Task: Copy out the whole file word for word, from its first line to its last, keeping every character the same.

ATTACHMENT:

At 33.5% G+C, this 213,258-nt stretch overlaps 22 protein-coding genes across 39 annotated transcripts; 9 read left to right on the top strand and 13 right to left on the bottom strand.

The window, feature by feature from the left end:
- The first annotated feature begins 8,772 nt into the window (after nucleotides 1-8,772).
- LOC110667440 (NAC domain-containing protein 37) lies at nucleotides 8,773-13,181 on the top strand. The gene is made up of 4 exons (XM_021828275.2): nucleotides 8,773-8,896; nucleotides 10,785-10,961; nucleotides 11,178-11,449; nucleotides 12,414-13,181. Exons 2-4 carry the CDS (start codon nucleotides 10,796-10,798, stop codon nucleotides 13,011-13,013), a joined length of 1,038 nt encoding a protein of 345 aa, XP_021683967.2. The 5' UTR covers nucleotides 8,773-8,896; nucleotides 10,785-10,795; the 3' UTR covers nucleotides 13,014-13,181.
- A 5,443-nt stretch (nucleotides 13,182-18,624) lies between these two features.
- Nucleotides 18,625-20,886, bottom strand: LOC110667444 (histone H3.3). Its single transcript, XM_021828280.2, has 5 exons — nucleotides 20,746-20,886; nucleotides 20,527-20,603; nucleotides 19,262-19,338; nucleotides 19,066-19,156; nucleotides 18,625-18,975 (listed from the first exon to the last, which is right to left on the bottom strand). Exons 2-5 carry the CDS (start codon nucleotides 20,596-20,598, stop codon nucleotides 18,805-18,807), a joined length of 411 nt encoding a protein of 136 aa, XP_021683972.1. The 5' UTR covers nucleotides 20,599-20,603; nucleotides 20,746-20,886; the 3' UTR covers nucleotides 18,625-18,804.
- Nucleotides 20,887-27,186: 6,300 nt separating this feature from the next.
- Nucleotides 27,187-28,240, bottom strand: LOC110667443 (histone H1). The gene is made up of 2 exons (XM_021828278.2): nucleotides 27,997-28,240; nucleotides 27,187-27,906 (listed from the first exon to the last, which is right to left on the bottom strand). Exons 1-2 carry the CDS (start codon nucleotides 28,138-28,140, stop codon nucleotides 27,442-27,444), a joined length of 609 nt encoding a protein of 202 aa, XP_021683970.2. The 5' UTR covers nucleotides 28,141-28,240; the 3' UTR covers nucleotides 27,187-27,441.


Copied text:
At 33.5% G+C, this 213,258-nt stretch overlaps 22 protein-coding genes across 39 annotated transcripts; 9 read left to right on the top strand and 13 right to left on the bottom strand.

The window, feature by feature from the left end:
- The first annotated feature begins 8,772 nt into the window (after nucleotides 1-8,772).
- LOC110667440 (NAC domain-containing protein 37) lies at nucleotides 8,773-13,181 on the top strand. The gene is made up of 4 exons (XM_021828275.2): nucleotides 8,773-8,896; nucleotides 10,785-10,961; nucleotides 11,178-11,449; nucleotides 12,414-13,181. Exons 2-4 carry the CDS (start codon nucleotides 10,796-10,798, stop codon nucleotides 13,011-13,013), a joined length of 1,038 nt encoding a protein of 345 aa, XP_021683967.2. The 5' UTR covers nucleotides 8,773-8,896; nucleotides 10,785-10,795; the 3' UTR covers nucleotides 13,014-13,181.
- A 5,443-nt stretch (nucleotides 13,182-18,624) lies between these two features.
- Nucleotides 18,625-20,886, bottom strand: LOC110667444 (histone H3.3). Its single transcript, XM_021828280.2, has 5 exons — nucleotides 20,746-20,886; nucleotides 20,527-20,603; nucleotides 19,262-19,338; nucleotides 19,066-19,156; nucleotides 18,625-18,975 (listed from the first exon to the last, which is right to left on the bottom strand). Exons 2-5 carry the CDS (start codon nucleotides 20,596-20,598, stop codon nucleotides 18,805-18,807), a joined length of 411 nt encoding a protein of 136 aa, XP_021683972.1. The 5' UTR covers nucleotides 20,599-20,603; nucleotides 20,746-20,886; the 3' UTR covers nucleotides 18,625-18,804.
- Nucleotides 20,887-27,186: 6,300 nt separating this feature from the next.
- Nucleotides 27,187-28,240, bottom strand: LOC110667443 (histone H1). The gene is made up of 2 exons (XM_021828278.2): nucleotides 27,997-28,240; nucleotides 27,187-27,906 (listed from the first exon to the last, which is right to left on the bottom strand). Exons 1-2 carry the CDS (start codon nucleotides 28,138-28,140, stop codon nucleotides 27,442-27,444), a joined length of 609 nt encoding a protein of 202 aa, XP_021683970.2. The 5' UTR covers nucleotides 28,141-28,240; the 3' UTR covers nucleotides 27,187-27,441.